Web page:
Australia said that its 5G network requirements are fully consistent with WTO rules and that foreign companies are welcome in the country. Australia said it is the first time that it has heard concerns about this matter in the Council and reiterated its availability to engage with members in a constructive manner.

Russia's fixed satellite operators measure

The United States sought clarifications about a Russian measure concerning the allocation of radio frequency bands for foreign satellite operators, arguing that it violates Russia's relevant commitments under the GATS. Canada and the European Union echoed the US concerns.

Russia stated that it was not aware of the measure at issue having created any difficulties for foreign suppliers and emphasised that there have been no instances of Russian operators being prevented from using the services of foreign satellite operators.

Russia's software pre-installation measure

The United States raised a concern about a Russian measure on the pre-installation of software, noting that, although the measure had been previously discussed in the Council for Trade in Goods and the Technical Barriers to Trade Committee, it also had implications for services trade. The US claims that the measure violates Russia's GATS commitments in several services sectors, including computer and related services, telecommunications and audio-visual services. Canada, the European Union and Japan echoed the US concern.

Russia noted that the legislative process has taken into account the views of foreign service suppliers and stated that the measure at issue did not prohibit the pre-installation of foreign software, did not contain any discriminatory provisions and was consistent with Russia's GATS commitments.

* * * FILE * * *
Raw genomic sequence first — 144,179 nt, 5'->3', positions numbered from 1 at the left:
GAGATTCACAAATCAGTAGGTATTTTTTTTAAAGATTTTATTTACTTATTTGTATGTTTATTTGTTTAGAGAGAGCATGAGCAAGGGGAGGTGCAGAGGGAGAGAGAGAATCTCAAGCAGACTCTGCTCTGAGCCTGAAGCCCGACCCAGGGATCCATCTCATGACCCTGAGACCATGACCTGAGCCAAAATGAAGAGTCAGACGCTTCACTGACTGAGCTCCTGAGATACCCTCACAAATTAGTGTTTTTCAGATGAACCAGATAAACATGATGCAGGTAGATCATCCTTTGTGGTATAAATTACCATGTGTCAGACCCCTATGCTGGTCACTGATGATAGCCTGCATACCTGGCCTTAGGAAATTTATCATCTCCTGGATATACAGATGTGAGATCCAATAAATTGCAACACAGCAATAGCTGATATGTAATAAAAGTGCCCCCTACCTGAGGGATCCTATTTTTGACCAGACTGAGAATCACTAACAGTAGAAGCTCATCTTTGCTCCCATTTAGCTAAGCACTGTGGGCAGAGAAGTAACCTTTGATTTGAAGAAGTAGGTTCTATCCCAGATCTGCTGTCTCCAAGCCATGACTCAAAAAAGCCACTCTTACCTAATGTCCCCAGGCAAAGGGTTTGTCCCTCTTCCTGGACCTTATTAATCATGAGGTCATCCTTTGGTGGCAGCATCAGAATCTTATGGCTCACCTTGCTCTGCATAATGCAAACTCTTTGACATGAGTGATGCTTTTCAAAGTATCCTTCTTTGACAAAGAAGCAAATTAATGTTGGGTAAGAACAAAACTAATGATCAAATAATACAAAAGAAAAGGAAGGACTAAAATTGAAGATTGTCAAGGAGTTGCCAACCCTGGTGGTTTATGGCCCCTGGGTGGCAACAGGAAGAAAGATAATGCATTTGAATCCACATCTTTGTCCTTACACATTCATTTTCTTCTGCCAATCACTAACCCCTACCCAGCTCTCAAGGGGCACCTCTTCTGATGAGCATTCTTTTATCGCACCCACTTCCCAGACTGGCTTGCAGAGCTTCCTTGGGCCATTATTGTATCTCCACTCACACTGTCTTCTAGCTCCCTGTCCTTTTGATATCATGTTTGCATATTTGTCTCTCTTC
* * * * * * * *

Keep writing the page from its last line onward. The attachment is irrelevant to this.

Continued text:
Other trade concerns

China's cybersecurity measures

Japan and the United States reiterated concerns over China's proposed implementation of its Cybersecurity Law, including on matters related to data localization and security assessments on cross-border transfer of data. Japan said it is closely following how China is taking its comments into consideration, including the need for a level playing field in China for foreign and domestic operators. The United States shared Japan's concerns and asked China to update the Council on the status of the draft decree. These concerns were echoed by Canada, the European Union and Chinese Taipei.

China said that the purpose of its cybersecurity measures was to guarantee the security of critical information infrastructure and its supply chain and to safeguard its national security. China said it followed a transparent legislative approach by seeking comments from various stakeholders and taking them into consideration and would continue to do so in the future. It reiterated its willingness to engage on this matter and recalled that Japan and the United States also have laws on cybersecurity. It recalled its concerns regarding the relevant US Executive Order issued in May 2019 and called on the US to bring its measure in line with its commitments and obligations under the GATS.

Viet Nam's cybersecurity measures

Japan and the United States reiterated concerns about Viet Nam's draft cybersecurity measures, including on issues such as data localization, which they claim are negatively disrupting business for foreign operators. Canada, the European Union and Chinese Taipei echoed these concerns.

Viet Nam reiterated that it has followed a transparent process and kept an open mind by consulting with all relevant stakeholders.